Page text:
Travel sector

Other beneficiaries include airline companies that buy their raw materials overseas such as fuel. Both Qantas and Virgin have seen a substantial drop in fuel costs and a potential reduction in the capital/leasing costs of aircraft.

Typically, travel-focused companies such as Flight Centre, Helloworld, Corporate Travel Management or Sydney Airport Holdings also benefit as a high local currency boosts overseas travel since it increases Aussie purchasing power in overseas currencies. However, given the current restrictions on foreign travel due to COVID-19, there are limited gains to be made this year.

However, for Australians invested offshore the higher Aussie dollar works against them.


Resource companies make up a significant part of the Australian stock market. So far this year, shares of BHP Billiton Limited and Rio Tinto Limited have risen sharply but that has been led by record-high iron ore prices and strong volumes.

A rising Aussie dollar will negatively affect the valuations of these mining giants; at this point, high US dollar prices have more than offset the currency effect. Nevertheless, a sustained rise in the AUD will begin to ultimately limit profitability of both large and small miners.

Continued volume growth and mine expansion also support the outlook for mining services companies and engineering groups such as Monadelphous Group Limited – which surged nearly 40% in November – and Fleetwood Corporation Limited. These companies have not been directly affected by the rising Australian dollar either.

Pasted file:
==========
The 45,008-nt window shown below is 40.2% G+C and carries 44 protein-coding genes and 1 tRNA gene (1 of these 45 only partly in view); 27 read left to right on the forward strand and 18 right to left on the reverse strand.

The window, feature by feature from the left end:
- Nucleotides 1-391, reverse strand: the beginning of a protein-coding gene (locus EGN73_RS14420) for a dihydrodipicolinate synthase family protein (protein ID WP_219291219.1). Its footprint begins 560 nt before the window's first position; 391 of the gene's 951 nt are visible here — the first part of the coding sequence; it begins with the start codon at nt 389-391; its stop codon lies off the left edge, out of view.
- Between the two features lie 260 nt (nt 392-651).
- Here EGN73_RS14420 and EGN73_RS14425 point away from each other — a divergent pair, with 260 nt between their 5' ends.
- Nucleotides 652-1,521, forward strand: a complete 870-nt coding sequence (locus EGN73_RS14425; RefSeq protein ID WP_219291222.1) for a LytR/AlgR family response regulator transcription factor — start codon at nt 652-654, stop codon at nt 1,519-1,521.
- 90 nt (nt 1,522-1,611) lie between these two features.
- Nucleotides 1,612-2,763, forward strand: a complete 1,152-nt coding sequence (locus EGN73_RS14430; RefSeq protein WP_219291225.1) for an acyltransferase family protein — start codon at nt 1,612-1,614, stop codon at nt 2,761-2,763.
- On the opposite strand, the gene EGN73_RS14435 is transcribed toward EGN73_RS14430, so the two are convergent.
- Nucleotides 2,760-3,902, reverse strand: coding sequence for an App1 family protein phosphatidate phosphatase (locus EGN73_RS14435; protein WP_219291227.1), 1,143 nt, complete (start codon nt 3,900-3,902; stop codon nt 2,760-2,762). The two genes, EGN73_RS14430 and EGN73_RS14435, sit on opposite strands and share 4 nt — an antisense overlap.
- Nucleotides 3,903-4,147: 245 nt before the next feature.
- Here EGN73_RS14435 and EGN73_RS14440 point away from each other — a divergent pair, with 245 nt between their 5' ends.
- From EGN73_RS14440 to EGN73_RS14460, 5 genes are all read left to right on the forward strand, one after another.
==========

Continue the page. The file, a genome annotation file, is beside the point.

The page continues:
Gold stocks

Similar to other resource companies, gold miners and explorers such as Newcrest Mining Ltd, Evolution Mining and Saracen Minerals tend to see a negative impact from a rising AUD since their costs are in Australian dollars but revenues are US dollar based. However, the price of a safe haven asset like gold moves inversely to the US dollar and so far this year, this has more than offset any impact of a stronger AUD.

Building materials

Two major companies that are also staring at a negative hit from the appreciating Aussie dollar are James Hardie Industries (JHX) and Boral Limited (BLD). The Australian building supplies sector is generally sheltered from the gyrations in the foreign exchange markets but both James Hardie and Boral have ventured into the United States.